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For a good 4 years my son was obsessed with all things transportation. I mean this went beyond the usual pre-school Thomas and Friends to a love of all things movement. At age 4 he knew three-letter abbreviations for many airports. He was like a pint-sized Google maps—with a starting point and destination, he could tell you the fastest subway routes to get around. Even after living in the suburbs for quite some time, this is still his favorite book.
TRAFFIC LIGHT HALLOWEEN COSTUME
So a few years ago, the annual question of “what do you want to be for Halloween?” was answered quickly with, “a traffic light.”
Where does this kid think up this stuff?
Now I’m not the most crafty or DIY person, but inspired from this post, I actually was able to make my son a working, traffic light Halloween costume. It was very easy and required few supplies – my kind of homemade costume!
Here are the instructions to replicate this awesome traffic light costume for your little transportation lover- and did I mention it actually lights up? My guess is you could make this costume even simpler by just painting the colored lights, but again, all the supplies needed are cheap & easy to find. The fact that it actually lights up definitely adds to the coolness factor.
TRAFFIC LIGHT HALLOWEEN COSTUME MATERIALS:
An old cardboard box (I am pretty sure I used an old Amazon box)
Red/Yellow/Green paint (you will need paintbrushes as well)
One Piece of Black Foam Board – I literally had some left over from making his Railroad Crossing Costume.
Three Tap Lights (these require 4 AA batteries – I always have a large Costco size box of these around, and I just removed the batteries when we were done with the costume)
A box cutter
Hot Glue Gun (<– I love this Martha Stewart Hot Glue Gun & its very inexpensive!)
… and that’s it!
TRAFFIC LIGHT HALLOWEEN COSTUME DIRECTIONS:
- First I prepped the cardboard box. I taped the box together so it was closed. I taped it on the inside so I would not have to paint over the tape. I cut out the bottom completely (where the legs go) and then cut out two circles on each side for the arms. Lastly I cut out a circle on top for the head.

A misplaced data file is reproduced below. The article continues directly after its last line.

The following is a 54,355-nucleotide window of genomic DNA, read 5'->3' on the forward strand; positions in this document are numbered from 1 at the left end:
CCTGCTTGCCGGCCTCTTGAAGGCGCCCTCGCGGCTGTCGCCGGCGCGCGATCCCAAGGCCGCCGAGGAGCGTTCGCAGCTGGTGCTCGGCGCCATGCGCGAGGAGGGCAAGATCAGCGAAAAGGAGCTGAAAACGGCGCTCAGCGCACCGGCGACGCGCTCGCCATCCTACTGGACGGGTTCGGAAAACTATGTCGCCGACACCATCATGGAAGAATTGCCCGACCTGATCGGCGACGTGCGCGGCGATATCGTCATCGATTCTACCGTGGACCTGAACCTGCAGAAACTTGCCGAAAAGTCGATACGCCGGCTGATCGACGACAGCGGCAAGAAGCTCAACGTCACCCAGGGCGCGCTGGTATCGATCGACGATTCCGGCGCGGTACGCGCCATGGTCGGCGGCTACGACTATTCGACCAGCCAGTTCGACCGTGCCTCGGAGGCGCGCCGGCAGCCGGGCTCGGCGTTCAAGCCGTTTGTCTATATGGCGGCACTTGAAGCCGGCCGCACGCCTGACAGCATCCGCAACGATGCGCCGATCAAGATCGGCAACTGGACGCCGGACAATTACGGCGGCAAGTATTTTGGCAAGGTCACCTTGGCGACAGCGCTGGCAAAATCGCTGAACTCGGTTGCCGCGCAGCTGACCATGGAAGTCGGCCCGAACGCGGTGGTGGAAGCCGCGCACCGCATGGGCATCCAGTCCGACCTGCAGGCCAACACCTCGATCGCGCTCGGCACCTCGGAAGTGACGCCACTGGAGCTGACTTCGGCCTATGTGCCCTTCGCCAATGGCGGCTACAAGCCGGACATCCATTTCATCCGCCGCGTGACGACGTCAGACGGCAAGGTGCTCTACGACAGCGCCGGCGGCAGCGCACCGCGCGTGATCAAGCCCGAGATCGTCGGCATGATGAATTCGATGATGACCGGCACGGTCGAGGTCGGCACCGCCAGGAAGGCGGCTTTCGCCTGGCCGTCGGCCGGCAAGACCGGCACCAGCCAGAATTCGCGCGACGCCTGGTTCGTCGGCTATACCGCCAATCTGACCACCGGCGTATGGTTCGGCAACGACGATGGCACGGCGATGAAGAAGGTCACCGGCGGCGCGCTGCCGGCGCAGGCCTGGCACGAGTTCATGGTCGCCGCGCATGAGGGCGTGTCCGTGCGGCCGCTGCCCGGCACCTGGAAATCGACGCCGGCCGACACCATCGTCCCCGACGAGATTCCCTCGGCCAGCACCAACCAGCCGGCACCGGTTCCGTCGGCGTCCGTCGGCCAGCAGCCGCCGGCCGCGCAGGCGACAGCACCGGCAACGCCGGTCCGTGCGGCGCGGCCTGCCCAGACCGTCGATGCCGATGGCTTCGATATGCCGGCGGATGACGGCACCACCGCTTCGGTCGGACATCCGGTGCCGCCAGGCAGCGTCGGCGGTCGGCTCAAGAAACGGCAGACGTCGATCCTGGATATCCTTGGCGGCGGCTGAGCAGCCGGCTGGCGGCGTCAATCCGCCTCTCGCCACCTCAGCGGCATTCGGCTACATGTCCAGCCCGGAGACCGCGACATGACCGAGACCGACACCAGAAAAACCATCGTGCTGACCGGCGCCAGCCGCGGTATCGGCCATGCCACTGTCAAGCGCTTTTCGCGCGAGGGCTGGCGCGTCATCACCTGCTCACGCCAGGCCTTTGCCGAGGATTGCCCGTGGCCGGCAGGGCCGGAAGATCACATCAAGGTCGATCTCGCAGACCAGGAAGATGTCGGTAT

- Next I painted the entire box black. If you stand it up so that the open side is on the ground, you can paint the whole box in one sitting (I did this in my garage with another cardboard box laid down). You will have to leave the paint to dry overnight so give yourself a day or two lead time, especially if you need to paint two coats.
- Next I took three tap lights, added batteries and painted the white light part red, yellow or green. I let that dry overnight.
- Since I had time, I waited for the color paint to dry, and then the next night painted the outside of the tap light (the beige part) black to blend in with the traffic light.
- After all of the paint was dry, I cut out three semi-ovals from the black foam. I basically measured from about 10 o’clock to 2 o’clock on the tap light and cut a diameter on the semi-oval that large.
- I then used my hot glue gun to assemble the pieces. First I glued the semi-ovals to the tops of the tap lights to create that awning you see above the actual light. Next I glued each light to the box – don’t forget red is on top (for some reason that confused me and I had to Google it)
- My son wore black sweat pants and a black long sleeve T (this would be a great costume in weather where you have to wear a jacket underneath, because it won’t interfere with the costume!) and viola…. Traffic Light Halloween Costume… it was that easy!
TRAFFIC LIGHT HALLOWEEN COSTUME TIPS:
1. Especially if your child is short, make sure the box is cut so it is not too long. You can see in the picture, the box was too long and my son had trouble walking. Luckily he was only four that Halloween and we only went trick or treating to a few houses on our block.
- I used hot glue because that is what I had, but if I make this again (which I am thinking I am going to re-create for myself this year) I would investigate some stronger glue options.
- If you have time do two coats of the red, yellow and green (one each night for two nights). You can see in my picture the green paint is coming off a little.
This was such a fun and easy costume to make. My son loved it! And for an older kid, this traffic light Halloween costume is actually functional as it provides light while trick or treating at night!
What does your little one want to be for Halloween? Are you making a costume this year? Please leave a comment and let me know!
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